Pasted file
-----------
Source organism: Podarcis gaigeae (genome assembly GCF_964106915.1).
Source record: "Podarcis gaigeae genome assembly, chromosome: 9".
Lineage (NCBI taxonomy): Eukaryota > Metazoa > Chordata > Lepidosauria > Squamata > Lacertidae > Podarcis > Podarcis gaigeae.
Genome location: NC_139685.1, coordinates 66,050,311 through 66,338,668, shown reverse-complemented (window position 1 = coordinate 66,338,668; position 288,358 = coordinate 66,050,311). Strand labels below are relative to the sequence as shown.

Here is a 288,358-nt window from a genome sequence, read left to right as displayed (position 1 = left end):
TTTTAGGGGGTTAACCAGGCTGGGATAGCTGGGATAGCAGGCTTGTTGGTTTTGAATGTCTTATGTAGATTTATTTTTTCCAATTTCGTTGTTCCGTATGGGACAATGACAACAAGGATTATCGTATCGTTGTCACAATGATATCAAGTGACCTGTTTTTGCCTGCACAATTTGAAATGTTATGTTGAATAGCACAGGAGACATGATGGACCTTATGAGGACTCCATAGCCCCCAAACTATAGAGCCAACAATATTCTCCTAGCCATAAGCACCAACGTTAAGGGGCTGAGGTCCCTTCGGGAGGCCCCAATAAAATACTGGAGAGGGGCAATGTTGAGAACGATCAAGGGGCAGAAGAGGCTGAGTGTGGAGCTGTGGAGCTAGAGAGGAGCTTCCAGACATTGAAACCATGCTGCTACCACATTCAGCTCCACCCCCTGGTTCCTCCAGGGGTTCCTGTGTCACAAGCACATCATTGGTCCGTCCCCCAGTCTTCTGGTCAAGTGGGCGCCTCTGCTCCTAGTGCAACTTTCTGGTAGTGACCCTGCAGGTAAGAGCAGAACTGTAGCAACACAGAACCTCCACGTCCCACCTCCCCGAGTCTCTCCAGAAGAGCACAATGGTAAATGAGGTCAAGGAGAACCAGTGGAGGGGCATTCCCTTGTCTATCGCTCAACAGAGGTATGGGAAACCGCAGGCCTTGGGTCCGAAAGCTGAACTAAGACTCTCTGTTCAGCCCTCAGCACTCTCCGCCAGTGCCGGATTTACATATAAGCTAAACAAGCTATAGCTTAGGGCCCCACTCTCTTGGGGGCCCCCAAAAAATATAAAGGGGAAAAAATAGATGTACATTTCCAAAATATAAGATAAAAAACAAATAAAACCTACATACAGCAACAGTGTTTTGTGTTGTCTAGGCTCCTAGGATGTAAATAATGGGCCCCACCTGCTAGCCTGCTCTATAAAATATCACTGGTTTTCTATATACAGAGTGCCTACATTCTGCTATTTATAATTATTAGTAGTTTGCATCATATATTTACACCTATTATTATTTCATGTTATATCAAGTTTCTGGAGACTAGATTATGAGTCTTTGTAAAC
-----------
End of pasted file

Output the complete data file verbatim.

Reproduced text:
Source organism: Podarcis gaigeae (genome assembly GCF_964106915.1).
Source record: "Podarcis gaigeae genome assembly, chromosome: 9".
Lineage (NCBI taxonomy): Eukaryota > Metazoa > Chordata > Lepidosauria > Squamata > Lacertidae > Podarcis > Podarcis gaigeae.
Genome location: NC_139685.1, coordinates 66,050,311 through 66,338,668, shown reverse-complemented (window position 1 = coordinate 66,338,668; position 288,358 = coordinate 66,050,311). Strand labels below are relative to the sequence as shown.

Here is a 288,358-nt window from a genome sequence, read left to right as displayed (position 1 = left end):
TTTTAGGGGGTTAACCAGGCTGGGATAGCTGGGATAGCAGGCTTGTTGGTTTTGAATGTCTTATGTAGATTTATTTTTTCCAATTTCGTTGTTCCGTATGGGACAATGACAACAAGGATTATCGTATCGTTGTCACAATGATATCAAGTGACCTGTTTTTGCCTGCACAATTTGAAATGTTATGTTGAATAGCACAGGAGACATGATGGACCTTATGAGGACTCCATAGCCCCCAAACTATAGAGCCAACAATATTCTCCTAGCCATAAGCACCAACGTTAAGGGGCTGAGGTCCCTTCGGGAGGCCCCAATAAAATACTGGAGAGGGGCAATGTTGAGAACGATCAAGGGGCAGAAGAGGCTGAGTGTGGAGCTGTGGAGCTAGAGAGGAGCTTCCAGACATTGAAACCATGCTGCTACCACATTCAGCTCCACCCCCTGGTTCCTCCAGGGGTTCCTGTGTCACAAGCACATCATTGGTCCGTCCCCCAGTCTTCTGGTCAAGTGGGCGCCTCTGCTCCTAGTGCAACTTTCTGGTAGTGACCCTGCAGGTAAGAGCAGAACTGTAGCAACACAGAACCTCCACGTCCCACCTCCCCGAGTCTCTCCAGAAGAGCACAATGGTAAATGAGGTCAAGGAGAACCAGTGGAGGGGCATTCCCTTGTCTATCGCTCAACAGAGGTATGGGAAACCGCAGGCCTTGGGTCCGAAAGCTGAACTAAGACTCTCTGTTCAGCCCTCAGCACTCTCCGCCAGTGCCGGATTTACATATAAGCTAAACAAGCTATAGCTTAGGGCCCCACTCTCTTGGGGGCCCCCAAAAAATATAAAGGGGAAAAAATAGATGTACATTTCCAAAATATAAGATAAAAAACAAATAAAACCTACATACAGCAACAGTGTTTTGTGTTGTCTAGGCTCCTAGGATGTAAATAATGGGCCCCACCTGCTAGCCTGCTCTATAAAATATCACTGGTTTTCTATATACAGAGTGCCTACATTCTGCTATTTATAATTATTAGTAGTTTGCATCATATATTTACACCTATTATTATTTCATGTTATATCAAGTTTCTGGAGACTAGATTATGAGTCTTTGTAAAC